Is Brick-And-Mortar Walmart’s Secret Weapon?


Former Walmart CEO Bill Simon thinks that Walmart’s big brick-and-mortar network of stores gives it an underrated edge against Amazon in a multichannel world where consumers want smooth online-to-offline commerce experiences.

Talking to CNBC Thursday, Simon noted that, while Walmart has its work cut out for it, he believes it goes into the competition with an advantage.

“The question and the challenge for Walmart is, can [it] redefine [its] play into more of an omnichannel play than Amazon? Because that’s an advantage for [it],” Simon said to CNBC.

Wall Street was surprised by Walmart’s results this week, with same-store sales hitting a rather unanticipated 10-year high in Q2, show that its major investments in eCommerce, supply chain management and product offerings were successful in bringing consumers to stores and to the web, as well as getting them to build larger and more expensive baskets.

There were some gray spots in the report — sales and earnings are up, but Walmart’s profit margin is down as it is pushing lower prices and expensive infrastructure redesigns.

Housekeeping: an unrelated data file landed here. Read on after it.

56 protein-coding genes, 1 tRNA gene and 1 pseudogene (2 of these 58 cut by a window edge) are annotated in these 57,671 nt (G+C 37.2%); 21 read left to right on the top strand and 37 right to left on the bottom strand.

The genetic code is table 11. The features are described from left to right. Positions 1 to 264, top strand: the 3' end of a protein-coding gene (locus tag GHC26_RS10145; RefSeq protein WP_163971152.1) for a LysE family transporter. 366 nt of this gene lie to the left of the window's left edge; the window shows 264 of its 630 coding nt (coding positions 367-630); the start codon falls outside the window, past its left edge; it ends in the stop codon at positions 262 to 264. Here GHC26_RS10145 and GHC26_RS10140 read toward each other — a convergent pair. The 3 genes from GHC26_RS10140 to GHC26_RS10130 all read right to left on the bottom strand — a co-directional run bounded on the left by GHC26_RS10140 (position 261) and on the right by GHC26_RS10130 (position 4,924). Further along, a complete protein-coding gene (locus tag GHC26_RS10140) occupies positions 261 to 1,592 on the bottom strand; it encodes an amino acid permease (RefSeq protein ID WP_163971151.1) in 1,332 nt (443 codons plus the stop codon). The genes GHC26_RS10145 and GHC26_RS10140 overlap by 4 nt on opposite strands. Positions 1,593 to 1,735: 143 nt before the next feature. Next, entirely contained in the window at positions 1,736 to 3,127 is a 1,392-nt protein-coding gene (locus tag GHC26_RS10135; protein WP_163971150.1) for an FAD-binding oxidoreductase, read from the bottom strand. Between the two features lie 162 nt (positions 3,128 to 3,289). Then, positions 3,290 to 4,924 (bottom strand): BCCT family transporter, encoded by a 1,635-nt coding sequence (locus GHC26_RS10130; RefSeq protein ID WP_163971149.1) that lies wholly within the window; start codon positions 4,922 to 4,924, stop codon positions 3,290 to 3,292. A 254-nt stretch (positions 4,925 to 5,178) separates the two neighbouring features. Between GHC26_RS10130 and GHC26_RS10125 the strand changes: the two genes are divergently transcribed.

“Forty percent eCommerce growth is one of the reasons [Walmart is] struggling a little bit with operating income, because eCommerce is not as profitable as the brick-and-mortar businesses,” Simon said.

But, having those brick-and-mortar stores is where Walmart has an arsenal its internet-based rivals do not.

“I am encouraged by the grocery results that Walmart was able to put up this quarter. It’s because [it has] done a lot of hard work in their fresh areas, and fresh is very difficult to compete with online,” Simon said. “As Amazon starts to make traction in the grocery piece in the U.S., they are going to have to struggle with that.”

Gerald Storch, former CEO of Hudson’s Bay and Toys R Us, agreed, noting that Walmart is especially well positioned to fight for dominance in an omnicommerce powered future.

“Everyone is not shopping on the internet, and they never will, so they came to Walmart stores in droves,” Storch said.

Amazon and Walmart may be each other’s biggest competitors, but, according to Storch, they aren’t playing a zero sum game — in fact both are winning by using different business models to attract consumers.

“There will be two big winners on the internet: Amazon and Walmart. Everybody else better be playing with one of them if they want to be around 20 years from now,” Storch said.